You don't need deep pockets to get a taste of San Francisco. (©Campbell/NPS)
Here's your guide to discovering some of the city’s best sights, entertainment and culture without opening your wallet.
To get a real feel for San Francisco, spend some time in one of its many public green spaces.
Located in the sunny Mission District, this palm-tree-flanked space has an elevated view of downtown, a colossal new playground and prime people-watching.
Right in the middle of the city, this hilltop park overlooks the Painted Ladies, a postcard-perfect row of Victorian houses made famous by the “Full House” opening credits. The urban skyline juts out above them, making for a scene that attracts busloads of amateur photographers.
This park in well-heeled Pacific Heights has a spiffy new playground, dog park and restrooms, plus it offers stellar 360-degree views of San Francisco.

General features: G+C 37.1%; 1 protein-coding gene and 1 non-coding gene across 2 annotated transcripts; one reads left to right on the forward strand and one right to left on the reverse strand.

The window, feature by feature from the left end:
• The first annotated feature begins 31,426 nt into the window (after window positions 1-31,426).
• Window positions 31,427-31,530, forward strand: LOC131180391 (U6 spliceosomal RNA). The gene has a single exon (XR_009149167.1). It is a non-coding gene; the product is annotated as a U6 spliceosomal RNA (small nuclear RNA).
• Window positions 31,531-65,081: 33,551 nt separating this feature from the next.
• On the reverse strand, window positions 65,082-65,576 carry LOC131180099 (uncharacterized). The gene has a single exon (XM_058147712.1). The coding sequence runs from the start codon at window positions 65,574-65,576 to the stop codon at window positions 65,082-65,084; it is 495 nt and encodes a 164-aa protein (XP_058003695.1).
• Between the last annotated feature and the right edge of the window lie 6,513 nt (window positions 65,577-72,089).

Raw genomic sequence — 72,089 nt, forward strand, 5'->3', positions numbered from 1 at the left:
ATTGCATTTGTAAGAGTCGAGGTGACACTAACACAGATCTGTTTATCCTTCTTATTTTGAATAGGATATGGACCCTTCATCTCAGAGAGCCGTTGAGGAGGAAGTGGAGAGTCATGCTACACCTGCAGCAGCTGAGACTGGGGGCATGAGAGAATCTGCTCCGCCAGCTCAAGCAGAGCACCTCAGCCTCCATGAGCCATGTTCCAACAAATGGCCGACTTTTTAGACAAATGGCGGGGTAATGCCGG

Have a picnic with views of the Golden Gate Bridge at this popular patch of lawn in the Marina neighborhood.
Indulge your curiouity at these small admission-free institutions.
This new educational center right above the marine mammals’ famous Pier 39 hangout offers tours and an exhibit space.
Learn all about the history and mechanics of San Francisco’s most iconic mode of transportation at this small museum in Nob Hill, which is also home to the cable car depot and a viewing gallery overlooking the cable powerhouse.
A family-owned gem in Fisherman’s Wharf, this charming museum showcases one of the world’s largest collections of working antique arcade machines, and you can actually play them!
Come here to discover the history of the city’s streetcar system and examine local railway artifacts.